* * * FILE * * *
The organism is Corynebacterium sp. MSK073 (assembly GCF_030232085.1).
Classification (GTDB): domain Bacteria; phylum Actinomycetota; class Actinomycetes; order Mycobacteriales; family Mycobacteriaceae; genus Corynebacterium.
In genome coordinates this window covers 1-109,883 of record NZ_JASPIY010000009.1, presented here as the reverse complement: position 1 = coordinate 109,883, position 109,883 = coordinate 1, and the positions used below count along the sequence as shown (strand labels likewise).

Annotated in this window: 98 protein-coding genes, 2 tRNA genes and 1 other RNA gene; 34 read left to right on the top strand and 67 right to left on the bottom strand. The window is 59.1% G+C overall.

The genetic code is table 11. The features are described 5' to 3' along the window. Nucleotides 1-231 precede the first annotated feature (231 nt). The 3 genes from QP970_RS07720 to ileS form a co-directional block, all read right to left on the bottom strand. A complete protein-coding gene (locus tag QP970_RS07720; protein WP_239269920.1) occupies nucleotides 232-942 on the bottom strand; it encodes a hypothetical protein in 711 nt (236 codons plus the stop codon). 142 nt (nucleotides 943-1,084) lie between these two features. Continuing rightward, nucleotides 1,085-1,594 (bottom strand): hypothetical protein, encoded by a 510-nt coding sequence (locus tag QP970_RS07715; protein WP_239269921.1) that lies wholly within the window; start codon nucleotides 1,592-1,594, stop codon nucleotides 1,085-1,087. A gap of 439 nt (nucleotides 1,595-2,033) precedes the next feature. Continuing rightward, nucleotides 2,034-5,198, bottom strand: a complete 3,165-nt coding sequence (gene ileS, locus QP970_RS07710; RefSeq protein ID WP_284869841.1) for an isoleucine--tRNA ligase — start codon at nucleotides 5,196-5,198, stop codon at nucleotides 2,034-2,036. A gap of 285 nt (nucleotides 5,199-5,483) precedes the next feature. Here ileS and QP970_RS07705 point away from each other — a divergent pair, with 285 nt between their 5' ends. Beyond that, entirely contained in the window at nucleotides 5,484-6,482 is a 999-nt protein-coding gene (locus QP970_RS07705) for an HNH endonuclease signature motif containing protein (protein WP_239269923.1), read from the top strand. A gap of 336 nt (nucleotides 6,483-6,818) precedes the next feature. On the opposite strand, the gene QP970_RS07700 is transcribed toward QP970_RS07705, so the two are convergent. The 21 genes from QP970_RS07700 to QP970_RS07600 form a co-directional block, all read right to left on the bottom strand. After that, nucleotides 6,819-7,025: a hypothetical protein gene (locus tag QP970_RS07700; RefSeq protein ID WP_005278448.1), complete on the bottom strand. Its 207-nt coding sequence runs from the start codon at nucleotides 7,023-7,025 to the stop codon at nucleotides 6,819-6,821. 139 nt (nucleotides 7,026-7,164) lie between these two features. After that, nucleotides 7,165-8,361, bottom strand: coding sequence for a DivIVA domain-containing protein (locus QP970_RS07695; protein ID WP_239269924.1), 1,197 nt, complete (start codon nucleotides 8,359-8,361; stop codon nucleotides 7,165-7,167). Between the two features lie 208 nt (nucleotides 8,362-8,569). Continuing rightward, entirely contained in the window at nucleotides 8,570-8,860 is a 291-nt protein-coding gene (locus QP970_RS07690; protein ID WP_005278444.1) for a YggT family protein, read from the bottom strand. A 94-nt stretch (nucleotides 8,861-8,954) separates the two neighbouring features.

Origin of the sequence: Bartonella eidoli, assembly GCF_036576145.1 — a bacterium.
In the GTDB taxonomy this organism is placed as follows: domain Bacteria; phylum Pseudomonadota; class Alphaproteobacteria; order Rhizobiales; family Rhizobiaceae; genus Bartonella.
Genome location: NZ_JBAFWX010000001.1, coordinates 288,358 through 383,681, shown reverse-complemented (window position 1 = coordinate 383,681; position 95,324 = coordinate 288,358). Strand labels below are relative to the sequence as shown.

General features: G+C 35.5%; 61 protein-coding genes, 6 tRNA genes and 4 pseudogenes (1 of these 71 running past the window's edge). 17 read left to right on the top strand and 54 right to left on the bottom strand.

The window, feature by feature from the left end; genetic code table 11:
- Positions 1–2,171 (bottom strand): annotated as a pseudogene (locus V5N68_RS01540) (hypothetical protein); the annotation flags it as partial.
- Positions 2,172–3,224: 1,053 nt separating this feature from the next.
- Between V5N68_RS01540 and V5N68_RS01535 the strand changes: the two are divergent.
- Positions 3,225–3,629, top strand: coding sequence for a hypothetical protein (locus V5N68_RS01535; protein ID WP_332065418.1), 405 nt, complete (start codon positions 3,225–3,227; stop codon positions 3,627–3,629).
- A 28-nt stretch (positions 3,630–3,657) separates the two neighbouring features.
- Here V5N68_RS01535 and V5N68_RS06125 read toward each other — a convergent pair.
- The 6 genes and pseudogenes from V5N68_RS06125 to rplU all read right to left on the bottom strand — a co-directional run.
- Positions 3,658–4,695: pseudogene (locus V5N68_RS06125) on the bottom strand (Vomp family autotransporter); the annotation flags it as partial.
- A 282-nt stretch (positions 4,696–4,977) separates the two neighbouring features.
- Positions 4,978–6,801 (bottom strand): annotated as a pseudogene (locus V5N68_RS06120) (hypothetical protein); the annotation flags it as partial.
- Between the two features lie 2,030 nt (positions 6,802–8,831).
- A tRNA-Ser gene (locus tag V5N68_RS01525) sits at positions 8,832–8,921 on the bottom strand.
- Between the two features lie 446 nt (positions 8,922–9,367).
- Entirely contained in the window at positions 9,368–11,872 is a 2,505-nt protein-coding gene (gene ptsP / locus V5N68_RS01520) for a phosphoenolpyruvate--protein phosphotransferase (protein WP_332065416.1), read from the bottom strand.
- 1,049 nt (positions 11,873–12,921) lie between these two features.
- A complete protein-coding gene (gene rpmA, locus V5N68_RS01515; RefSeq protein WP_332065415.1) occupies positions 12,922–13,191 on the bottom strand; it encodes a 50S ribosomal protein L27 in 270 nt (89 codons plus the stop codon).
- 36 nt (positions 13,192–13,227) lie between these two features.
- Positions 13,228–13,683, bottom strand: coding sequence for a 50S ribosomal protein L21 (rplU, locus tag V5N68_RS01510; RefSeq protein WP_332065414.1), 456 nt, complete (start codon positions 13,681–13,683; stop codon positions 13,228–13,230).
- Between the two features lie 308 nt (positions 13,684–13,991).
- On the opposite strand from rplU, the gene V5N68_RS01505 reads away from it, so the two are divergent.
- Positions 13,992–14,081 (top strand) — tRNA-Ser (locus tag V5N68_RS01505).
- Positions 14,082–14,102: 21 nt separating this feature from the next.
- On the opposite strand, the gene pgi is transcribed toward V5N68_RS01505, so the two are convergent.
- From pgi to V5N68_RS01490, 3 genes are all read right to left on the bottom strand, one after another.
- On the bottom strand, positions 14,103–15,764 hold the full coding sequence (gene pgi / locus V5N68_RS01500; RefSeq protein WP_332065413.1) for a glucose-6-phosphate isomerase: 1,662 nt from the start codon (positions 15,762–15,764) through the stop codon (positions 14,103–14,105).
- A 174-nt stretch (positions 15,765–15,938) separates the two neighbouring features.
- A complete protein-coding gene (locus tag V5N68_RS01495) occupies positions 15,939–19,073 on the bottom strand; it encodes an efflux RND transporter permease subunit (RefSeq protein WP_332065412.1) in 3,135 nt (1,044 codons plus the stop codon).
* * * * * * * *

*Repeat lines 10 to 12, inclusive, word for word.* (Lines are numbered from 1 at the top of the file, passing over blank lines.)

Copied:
The window, feature by feature from the left end; genetic code table 11:
- Positions 1–2,171 (bottom strand): annotated as a pseudogene (locus V5N68_RS01540) (hypothetical protein); the annotation flags it as partial.
- Positions 2,172–3,224: 1,053 nt separating this feature from the next.